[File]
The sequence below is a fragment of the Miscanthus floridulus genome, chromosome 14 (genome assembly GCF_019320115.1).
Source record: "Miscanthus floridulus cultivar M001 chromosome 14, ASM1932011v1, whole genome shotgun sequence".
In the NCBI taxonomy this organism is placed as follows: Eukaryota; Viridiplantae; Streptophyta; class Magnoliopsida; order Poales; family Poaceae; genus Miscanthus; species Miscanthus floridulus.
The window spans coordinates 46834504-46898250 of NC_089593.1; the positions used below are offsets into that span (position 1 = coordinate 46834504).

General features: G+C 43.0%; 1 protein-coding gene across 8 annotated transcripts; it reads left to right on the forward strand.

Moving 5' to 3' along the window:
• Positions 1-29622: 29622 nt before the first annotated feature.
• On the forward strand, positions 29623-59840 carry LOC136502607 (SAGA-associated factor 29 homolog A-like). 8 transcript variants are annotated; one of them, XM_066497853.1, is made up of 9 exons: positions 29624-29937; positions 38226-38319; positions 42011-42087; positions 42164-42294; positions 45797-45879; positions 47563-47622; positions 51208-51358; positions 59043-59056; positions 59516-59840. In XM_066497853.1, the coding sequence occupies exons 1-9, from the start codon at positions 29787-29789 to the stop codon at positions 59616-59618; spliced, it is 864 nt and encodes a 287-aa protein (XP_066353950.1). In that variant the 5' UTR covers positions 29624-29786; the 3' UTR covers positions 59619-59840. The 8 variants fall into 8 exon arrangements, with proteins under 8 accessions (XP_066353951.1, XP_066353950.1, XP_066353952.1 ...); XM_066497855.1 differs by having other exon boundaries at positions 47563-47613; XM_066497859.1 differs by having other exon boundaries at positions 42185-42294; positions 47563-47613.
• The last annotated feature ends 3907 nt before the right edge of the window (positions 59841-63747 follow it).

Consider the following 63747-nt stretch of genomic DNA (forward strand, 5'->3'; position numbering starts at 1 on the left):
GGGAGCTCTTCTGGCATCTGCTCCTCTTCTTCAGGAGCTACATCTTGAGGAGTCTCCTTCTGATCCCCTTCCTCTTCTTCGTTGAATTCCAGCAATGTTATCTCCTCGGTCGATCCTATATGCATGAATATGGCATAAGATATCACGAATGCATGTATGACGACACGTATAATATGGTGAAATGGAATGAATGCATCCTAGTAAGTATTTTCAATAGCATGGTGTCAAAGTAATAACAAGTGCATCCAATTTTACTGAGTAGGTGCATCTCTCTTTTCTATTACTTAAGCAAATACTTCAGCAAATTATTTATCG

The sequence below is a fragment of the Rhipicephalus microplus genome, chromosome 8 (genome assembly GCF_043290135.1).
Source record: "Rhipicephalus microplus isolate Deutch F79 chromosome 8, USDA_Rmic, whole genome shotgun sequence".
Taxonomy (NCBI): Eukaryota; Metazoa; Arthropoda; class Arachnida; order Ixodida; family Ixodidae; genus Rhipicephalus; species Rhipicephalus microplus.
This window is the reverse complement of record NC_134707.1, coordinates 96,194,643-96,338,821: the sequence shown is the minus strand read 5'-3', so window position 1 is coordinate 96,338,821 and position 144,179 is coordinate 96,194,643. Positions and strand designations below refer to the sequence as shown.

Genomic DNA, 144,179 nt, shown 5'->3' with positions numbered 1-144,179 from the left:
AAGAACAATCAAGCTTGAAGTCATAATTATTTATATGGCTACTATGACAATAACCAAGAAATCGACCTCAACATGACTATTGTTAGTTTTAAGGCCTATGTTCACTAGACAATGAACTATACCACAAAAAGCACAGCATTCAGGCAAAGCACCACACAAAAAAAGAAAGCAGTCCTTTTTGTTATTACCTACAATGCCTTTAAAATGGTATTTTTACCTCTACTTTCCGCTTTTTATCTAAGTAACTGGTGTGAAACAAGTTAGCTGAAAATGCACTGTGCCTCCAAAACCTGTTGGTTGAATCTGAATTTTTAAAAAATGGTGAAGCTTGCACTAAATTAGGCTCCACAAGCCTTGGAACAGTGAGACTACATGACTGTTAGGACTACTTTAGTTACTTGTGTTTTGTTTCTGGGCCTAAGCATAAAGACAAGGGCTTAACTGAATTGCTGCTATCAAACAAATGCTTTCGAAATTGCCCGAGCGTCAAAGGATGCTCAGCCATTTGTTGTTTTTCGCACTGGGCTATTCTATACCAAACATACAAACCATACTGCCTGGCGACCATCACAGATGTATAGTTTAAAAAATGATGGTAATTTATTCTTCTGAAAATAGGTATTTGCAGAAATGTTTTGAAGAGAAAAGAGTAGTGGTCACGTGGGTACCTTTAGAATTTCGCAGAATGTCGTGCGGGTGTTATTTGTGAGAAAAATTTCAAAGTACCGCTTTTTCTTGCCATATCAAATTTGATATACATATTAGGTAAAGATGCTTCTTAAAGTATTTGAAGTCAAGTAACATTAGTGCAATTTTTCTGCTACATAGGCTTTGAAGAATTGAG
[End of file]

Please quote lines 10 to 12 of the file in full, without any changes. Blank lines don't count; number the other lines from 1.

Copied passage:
Consider the following 63747-nt stretch of genomic DNA (forward strand, 5'->3'; position numbering starts at 1 on the left):
GGGAGCTCTTCTGGCATCTGCTCCTCTTCTTCAGGAGCTACATCTTGAGGAGTCTCCTTCTGATCCCCTTCCTCTTCTTCGTTGAATTCCAGCAATGTTATCTCCTCGGTCGATCCTATATGCATGAATATGGCATAAGATATCACGAATGCATGTATGACGACACGTATAATATGGTGAAATGGAATGAATGCATCCTAGTAAGTATTTTCAATAGCATGGTGTCAAAGTAATAACAAGTGCATCCAATTTTACTGAGTAGGTGCATCTCTCTTTTCTATTACTTAAGCAAATACTTCAGCAAATTATTTATCG

The sequence below is a fragment of the Rhipicephalus microplus genome, chromosome 8 (genome assembly GCF_043290135.1).